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To the Nightingale.
Sweet bird, that sing'st away the early hours,
Well pleased with delights which present are,
Sweet artless songster, thou my mind dost raise
This world a hunting is,
The prey poor man, the Nimrod fierce is Death;
Lust, sickness, envy, care,
Strife that ne'er falls amiss,
With all those ills which haunt us while we breathe.
Now, if by chance we fly
Of these the eager chase,
Old age with stealing pace
Casts up his nets, and there we panting die.
SONNET TO SIR W. ALEXANDER.
[Appended to The Cypresse Grove.]
Though I have twice been at the doors of death,
If thou e'er held me dear, by all our love,
By all that bliss, those joys Heaven here us gave,
Here Damon lies, whose songs did sometime grace
SIR WILLIAM ALEXANDER,
EARL OF STIRLING (or STERLINE).
[Born about 1580, of a family which had for some time owned Menstrie in Clackmannan. In early life he travelled, and on his return, or during his absence, wrote Aurora, First Fancies of the Author's Youth, a small volume of sonnets and songs to a real or imaginary lady called Aurora. He became a courtier in 1603, and followed James to London. In 1603 he published at Edinburgh The Tragedie of Darius; in 1604 he reprinted it, adding The Tragedie of Cræsus and The Parænesis to Prince Henry; in 1607 he reprinted the two tragedies and added The Alexandrean Tragedy and Julius Cæsar, under the joint title of Four Monarchicke Tragedies.' He helped King James in his version of the Psalms. Knighted in 1621, and made Secretary of State for Scotland in 1626, he was raised to the peerage as Viscount Canada in 1630, and created Earl of Stirling 1633. He printed a folio edition of his tragedies and of the religious poem of Domesday in 1637, and died 1640.]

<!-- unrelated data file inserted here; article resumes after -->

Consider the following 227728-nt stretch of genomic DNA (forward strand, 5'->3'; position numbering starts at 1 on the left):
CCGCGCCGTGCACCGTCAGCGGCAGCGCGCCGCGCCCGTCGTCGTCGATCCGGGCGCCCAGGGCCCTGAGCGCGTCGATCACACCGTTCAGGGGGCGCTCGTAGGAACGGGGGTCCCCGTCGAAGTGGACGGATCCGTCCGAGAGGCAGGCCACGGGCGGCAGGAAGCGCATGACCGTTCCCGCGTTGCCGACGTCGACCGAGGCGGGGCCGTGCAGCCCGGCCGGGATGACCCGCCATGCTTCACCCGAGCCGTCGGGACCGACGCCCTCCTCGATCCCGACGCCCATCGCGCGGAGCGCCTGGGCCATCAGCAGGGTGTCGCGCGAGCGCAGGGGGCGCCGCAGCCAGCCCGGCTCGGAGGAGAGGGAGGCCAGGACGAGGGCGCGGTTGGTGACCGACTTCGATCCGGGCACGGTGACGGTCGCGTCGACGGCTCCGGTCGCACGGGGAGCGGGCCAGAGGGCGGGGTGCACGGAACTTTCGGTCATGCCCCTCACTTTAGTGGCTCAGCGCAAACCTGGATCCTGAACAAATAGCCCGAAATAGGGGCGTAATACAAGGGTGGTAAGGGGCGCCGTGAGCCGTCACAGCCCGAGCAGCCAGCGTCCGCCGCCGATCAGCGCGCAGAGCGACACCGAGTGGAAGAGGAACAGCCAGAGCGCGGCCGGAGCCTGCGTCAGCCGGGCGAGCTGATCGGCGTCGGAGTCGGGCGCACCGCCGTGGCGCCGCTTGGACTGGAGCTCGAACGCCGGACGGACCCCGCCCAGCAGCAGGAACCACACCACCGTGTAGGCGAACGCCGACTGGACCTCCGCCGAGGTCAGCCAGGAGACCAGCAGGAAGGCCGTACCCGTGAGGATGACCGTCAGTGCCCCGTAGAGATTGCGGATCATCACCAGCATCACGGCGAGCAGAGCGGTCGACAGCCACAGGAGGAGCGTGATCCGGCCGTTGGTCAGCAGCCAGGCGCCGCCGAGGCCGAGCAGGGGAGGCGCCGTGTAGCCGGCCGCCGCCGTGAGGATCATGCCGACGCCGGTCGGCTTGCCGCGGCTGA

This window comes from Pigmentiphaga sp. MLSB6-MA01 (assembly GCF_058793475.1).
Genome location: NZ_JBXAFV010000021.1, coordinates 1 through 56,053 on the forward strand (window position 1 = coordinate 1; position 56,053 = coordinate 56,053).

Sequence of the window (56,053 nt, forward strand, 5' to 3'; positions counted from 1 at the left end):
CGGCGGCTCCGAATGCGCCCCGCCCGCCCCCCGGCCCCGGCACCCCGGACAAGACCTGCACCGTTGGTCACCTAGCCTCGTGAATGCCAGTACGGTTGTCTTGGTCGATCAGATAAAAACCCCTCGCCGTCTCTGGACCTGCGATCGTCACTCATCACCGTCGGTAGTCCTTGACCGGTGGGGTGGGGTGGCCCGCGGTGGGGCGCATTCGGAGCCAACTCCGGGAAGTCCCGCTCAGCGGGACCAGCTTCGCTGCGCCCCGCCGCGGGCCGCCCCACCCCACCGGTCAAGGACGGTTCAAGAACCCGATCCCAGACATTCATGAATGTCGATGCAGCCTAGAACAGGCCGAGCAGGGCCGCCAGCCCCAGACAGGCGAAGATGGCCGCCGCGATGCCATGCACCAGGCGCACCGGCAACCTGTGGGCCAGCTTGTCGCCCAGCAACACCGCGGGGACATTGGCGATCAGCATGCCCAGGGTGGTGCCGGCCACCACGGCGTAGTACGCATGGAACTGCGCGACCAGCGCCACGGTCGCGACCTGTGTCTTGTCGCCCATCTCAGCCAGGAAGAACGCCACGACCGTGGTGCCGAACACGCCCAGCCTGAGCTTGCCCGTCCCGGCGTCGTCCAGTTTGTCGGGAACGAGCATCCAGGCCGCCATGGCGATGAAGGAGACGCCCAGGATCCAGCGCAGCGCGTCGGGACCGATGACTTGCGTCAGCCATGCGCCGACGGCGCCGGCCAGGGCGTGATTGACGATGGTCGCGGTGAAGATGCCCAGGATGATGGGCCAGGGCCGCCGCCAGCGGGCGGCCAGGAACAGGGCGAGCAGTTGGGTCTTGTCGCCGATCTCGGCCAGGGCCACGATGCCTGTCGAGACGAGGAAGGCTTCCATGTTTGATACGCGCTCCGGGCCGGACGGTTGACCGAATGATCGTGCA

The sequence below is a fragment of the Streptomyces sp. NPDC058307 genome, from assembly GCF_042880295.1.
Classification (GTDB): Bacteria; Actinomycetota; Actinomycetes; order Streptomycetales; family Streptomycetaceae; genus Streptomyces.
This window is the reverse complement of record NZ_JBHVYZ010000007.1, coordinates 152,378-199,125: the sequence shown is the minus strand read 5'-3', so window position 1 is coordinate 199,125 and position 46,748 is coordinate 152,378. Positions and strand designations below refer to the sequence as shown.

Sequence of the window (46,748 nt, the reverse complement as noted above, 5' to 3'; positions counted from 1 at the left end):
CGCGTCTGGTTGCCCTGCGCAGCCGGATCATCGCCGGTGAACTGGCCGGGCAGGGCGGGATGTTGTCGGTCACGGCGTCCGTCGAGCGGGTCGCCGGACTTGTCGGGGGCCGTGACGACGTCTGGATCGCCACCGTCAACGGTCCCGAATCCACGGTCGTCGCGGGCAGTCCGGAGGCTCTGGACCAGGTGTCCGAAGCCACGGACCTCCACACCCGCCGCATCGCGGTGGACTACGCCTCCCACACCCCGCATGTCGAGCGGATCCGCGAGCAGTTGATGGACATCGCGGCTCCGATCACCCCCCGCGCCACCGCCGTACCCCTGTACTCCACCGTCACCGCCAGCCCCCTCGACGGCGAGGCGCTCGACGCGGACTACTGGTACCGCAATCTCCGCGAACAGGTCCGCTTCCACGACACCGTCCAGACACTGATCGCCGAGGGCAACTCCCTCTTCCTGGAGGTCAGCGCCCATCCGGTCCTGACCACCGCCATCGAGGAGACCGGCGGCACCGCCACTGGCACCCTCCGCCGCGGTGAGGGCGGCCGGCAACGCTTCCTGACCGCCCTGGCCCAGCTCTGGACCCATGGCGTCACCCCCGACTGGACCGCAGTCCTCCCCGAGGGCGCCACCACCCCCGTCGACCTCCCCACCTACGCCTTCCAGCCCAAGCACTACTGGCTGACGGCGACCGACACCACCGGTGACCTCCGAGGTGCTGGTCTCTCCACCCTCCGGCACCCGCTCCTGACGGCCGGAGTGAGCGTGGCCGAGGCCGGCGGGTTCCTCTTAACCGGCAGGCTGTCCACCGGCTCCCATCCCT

Mr. Masson in his life of Drummond pronounces a severe judgment over the grave of Drummond's friend, Sir William Alexander, Earl of Stirling. 'There he lies, I suppose, to this day, vaguely remembered as the second-rate Scottish sycophant of an inglorious despotism, and the author of a large quantity of fluent and stately English verse which no one reads.' He certainly played no very glorious part in the attempts of James and Charles to impose episcopacy on Scotland; unconscious all the while that he was one of those who were preparing the way for a 'Monarchicke Tragedie' as terrible as any of the four that he had put into verse. That the bulk of his poetry deserves that neglect which, as Mr. Masson truly says, has befallen it, is not likely to be disputed by those who have tried to read it. The precocious solemnity of his tragedies, all written before his thirtieth year, is too much for the modern reader, however successfully it may have commended the poet to the literary confidences of his pedantic master. With all the sonorousness and wave-like beat of their stanzas, they are
mere rhetoric; they miss the genuine philosophic note of the somewhat similar plays of Alexander's older contemporary, the Mustapha and Alaham of Lord Brooke. Still, Lord Stirling was an interesting man both in his life and in his writings, and he deserves to be not quite excluded from a collection of English poems. His time admired his work; his books sold; Habington, Daniel, Drayton, and many other poets praised him; above all, he was the close friend of Drummond-the Alexis to the Damon of Hawthornden. His 'century of sonnets' lack indeed the reality and the music of the best of Drummond's, and his Aurora is a vague and shadowy goddess. But the two sonnets that we quote will show that Drayton had reason for calling him 'that most ingenious knight'; and the ode that follows, though defaced by one or two blemishes, deals with the commonplaces of the tragic chorus in a way that is not altogether commonplace.
I envy not Endymion now no more,
Nor all the happiness his sleep did yield,
He only got the body of a kiss,
And I the soul of it, which he did miss.
Love swore by Styx, while all the depths did tremble,
Thus, thus I see that all must fall in end,